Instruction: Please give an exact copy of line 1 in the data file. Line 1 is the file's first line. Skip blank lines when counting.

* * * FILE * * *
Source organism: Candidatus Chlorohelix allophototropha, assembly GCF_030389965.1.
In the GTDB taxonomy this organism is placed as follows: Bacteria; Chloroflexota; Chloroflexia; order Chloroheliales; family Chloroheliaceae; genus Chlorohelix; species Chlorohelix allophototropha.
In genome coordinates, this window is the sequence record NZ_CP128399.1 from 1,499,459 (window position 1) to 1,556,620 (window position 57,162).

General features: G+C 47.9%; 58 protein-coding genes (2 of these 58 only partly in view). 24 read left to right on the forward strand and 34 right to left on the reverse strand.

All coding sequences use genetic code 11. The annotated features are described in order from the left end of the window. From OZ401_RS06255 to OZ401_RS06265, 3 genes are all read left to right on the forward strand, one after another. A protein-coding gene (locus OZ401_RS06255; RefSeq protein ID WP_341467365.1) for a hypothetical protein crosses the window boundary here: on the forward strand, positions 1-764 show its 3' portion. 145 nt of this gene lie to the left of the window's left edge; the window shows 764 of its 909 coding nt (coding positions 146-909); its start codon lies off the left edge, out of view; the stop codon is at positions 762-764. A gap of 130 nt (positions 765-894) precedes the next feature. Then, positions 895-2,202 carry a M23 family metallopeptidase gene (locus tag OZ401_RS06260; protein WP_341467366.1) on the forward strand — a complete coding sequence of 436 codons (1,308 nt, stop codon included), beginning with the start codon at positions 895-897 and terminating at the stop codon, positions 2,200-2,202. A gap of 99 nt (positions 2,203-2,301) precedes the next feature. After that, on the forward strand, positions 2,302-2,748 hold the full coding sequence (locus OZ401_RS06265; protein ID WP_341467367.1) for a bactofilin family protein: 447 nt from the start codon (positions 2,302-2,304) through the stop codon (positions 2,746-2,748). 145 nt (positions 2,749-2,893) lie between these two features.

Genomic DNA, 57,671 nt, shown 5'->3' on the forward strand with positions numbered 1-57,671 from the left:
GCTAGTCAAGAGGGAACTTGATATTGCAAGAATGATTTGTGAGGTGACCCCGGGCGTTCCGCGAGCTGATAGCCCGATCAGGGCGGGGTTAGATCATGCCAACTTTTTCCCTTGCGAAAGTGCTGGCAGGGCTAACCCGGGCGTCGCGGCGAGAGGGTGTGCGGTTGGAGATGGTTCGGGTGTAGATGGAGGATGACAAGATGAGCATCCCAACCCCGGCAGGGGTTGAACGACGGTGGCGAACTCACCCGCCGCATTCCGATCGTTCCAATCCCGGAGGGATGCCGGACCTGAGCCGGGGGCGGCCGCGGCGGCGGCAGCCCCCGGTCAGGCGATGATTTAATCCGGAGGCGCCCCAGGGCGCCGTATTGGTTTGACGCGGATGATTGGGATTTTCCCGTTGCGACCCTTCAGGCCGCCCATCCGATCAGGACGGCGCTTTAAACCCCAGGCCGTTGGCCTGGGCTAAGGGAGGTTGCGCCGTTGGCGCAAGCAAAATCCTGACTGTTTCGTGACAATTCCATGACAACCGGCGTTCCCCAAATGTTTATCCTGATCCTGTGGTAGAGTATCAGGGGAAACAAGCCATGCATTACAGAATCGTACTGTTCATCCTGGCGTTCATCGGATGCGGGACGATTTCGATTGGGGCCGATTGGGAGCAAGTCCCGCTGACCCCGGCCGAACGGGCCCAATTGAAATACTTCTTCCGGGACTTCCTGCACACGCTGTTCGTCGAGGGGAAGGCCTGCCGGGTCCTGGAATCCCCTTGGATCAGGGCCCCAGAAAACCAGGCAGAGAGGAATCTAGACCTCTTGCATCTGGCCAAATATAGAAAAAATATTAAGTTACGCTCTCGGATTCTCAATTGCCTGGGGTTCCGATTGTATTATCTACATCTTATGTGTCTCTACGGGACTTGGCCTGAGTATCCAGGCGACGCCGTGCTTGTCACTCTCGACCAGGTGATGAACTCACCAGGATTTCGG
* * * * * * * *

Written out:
Source organism: Candidatus Chlorohelix allophototropha, assembly GCF_030389965.1.